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[dih-skur-ij, -skuhr-]
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verb (used with object), dis·cour·aged, dis·cour·ag·ing.
  1. to deprive of courage, hope, or confidence; dishearten; dispirit.
  2. to dissuade (usually followed by from).
  3. to obstruct by opposition or difficulty; hinder: Low prices discourage industry.
  4. to express or make clear disapproval of; frown upon: to discourage the expression of enthusiasm.
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verb (used without object), dis·cour·aged, dis·cour·ag·ing.
  1. to become discouraged: a person who discourages easily.
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Origin of discourage

1400–50; late Middle English discoragen < Middle French descorager, Old French descoragier. See dis-1, courage
Related formsdis·cour·ag·er, noundis·cour·age·a·ble, adjectivedis·cour·ag·ing·ly, adverbo·ver·dis·cour·age, verb (used with object), o·ver·dis·cour·aged, o·ver·dis·cour·ag·ing.pre·dis·cour·age, verb (used with object), pre·dis·cour·aged, pre·dis·cour·ag·ing.un·dis·cour·age·a·ble, adjectiveun·dis·cour·aged, adjectiveun·dis·cour·ag·ing, adjectiveun·dis·cour·ag·ing·ly, adverb


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Synonym study

1. Discourage, dismay, intimidate mean to dishearten or frighten. To discourage is to dishearten by expressing disapproval or by suggesting that a contemplated action or course will probably fail: He was discouraged from going into business. To dismay is to dishearten completely: Her husband's philandering dismayed her. To intimidate is to frighten, as by threats of force, violence, or dire consequences: to intimidate a witness.


Dictionary.com Unabridged Based on the Random House Unabridged Dictionary, © Random House, Inc. 2018

Related Words


Examples from the Web for undiscouraged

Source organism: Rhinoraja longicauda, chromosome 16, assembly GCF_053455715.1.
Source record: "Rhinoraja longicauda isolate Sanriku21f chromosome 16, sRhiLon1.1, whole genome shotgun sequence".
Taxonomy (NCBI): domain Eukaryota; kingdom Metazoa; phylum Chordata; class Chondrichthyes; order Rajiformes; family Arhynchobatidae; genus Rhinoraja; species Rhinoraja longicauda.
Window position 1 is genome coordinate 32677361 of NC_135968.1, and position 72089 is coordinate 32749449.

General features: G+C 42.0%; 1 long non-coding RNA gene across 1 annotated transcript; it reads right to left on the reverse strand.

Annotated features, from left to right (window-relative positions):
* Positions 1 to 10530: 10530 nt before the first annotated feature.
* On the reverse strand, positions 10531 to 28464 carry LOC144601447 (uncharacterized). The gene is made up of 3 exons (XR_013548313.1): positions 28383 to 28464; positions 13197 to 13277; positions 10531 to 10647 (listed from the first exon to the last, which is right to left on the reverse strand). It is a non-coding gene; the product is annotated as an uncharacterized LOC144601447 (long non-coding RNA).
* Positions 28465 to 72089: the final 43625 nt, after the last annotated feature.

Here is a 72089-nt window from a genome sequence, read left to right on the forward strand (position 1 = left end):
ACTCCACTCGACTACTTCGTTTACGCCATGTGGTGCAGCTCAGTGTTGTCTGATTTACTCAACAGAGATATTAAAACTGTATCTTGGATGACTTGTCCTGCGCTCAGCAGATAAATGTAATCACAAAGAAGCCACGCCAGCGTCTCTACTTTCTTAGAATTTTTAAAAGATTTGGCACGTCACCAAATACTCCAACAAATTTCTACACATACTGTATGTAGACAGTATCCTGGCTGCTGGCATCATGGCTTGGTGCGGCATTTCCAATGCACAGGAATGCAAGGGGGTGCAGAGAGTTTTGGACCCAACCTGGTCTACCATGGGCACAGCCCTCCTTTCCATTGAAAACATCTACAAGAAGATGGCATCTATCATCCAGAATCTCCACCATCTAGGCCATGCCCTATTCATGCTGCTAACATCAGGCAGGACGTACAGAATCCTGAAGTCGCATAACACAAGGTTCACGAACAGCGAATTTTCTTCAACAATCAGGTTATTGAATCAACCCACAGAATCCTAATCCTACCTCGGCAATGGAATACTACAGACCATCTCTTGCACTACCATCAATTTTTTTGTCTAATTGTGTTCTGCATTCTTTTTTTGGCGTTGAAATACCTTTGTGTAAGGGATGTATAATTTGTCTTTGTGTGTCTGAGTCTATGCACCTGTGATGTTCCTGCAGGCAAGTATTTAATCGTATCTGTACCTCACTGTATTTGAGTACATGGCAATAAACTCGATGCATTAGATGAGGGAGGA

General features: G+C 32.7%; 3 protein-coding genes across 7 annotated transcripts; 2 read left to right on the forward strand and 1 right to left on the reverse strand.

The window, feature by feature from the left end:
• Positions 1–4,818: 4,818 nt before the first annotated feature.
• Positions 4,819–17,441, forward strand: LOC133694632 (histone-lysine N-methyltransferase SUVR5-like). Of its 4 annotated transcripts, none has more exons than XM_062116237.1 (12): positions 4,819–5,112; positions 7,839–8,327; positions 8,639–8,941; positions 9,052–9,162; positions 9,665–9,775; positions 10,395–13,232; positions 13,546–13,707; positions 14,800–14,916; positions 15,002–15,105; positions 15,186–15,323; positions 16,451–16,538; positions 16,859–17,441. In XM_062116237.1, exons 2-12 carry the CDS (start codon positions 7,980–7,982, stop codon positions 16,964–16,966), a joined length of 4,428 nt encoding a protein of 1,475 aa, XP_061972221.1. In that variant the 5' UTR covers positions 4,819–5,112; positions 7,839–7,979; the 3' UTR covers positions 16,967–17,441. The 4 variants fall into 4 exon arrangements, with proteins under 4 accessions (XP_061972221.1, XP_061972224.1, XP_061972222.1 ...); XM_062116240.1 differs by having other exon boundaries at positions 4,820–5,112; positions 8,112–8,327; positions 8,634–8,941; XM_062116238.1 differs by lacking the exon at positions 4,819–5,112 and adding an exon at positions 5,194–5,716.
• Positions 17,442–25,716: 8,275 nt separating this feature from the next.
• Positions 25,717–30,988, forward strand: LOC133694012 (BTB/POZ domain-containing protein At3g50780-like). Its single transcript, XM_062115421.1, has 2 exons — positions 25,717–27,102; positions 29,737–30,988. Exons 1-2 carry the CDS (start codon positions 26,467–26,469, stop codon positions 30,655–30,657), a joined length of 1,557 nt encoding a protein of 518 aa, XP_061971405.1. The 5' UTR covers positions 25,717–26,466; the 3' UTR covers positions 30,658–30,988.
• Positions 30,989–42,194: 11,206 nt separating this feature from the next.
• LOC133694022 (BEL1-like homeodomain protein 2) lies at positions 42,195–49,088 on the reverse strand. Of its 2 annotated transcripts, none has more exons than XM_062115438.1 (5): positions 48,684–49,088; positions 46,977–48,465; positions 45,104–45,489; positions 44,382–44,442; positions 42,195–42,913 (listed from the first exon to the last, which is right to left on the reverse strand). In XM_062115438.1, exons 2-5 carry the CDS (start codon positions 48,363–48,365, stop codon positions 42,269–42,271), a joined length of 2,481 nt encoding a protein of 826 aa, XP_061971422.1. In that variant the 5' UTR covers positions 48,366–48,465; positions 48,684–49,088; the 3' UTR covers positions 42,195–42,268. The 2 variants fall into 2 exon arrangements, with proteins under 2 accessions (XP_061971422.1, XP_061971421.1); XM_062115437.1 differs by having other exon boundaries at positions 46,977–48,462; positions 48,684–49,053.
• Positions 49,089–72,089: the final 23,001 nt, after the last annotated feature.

Historical Examples

  • But, undiscouraged, Jack had refilled the machine and was awaiting results.

    Harper's Round Table, September 10, 1895


  • There were moments when both his life and his soul seemed overtaxed by so many years of undiscouraged belief in regeneration.

  • Della had no money to buy a croquet set, but she had something far better, an alert and undiscouraged mind.

    Tiverton Tales

    Alice Brown

  • Undiscouraged and undismayed, he kept on playing football until in his last year he became captain of the Exeter football team.

  • “I shall go out every day till I find something to do,” said Rupert, with the undiscouraged fervour of youth.

British Dictionary definitions for undiscouraged


verb (tr)
  1. to deprive of the will to persist in something
  2. to inhibit; preventthis solution discourages rust
  3. to oppose by expressing disapproval
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Derived Formsdiscouragement, noundiscourager, noundiscouragingly, adverb
Collins English Dictionary - Complete & Unabridged 2012 Digital Edition © William Collins Sons & Co. Ltd. 1979, 1986 © HarperCollins Publishers 1998, 2000, 2003, 2005, 2006, 2007, 2009, 2012

Word Origin and History for undiscouraged



mid-15c., discoragen, from Middle French descourager, from Old French descoragier, from des- "away" (see dis-) + corage (see courage). Related: Discouraged; discouragement; discouraging.

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Online Etymology Dictionary, © 2010 Douglas Harper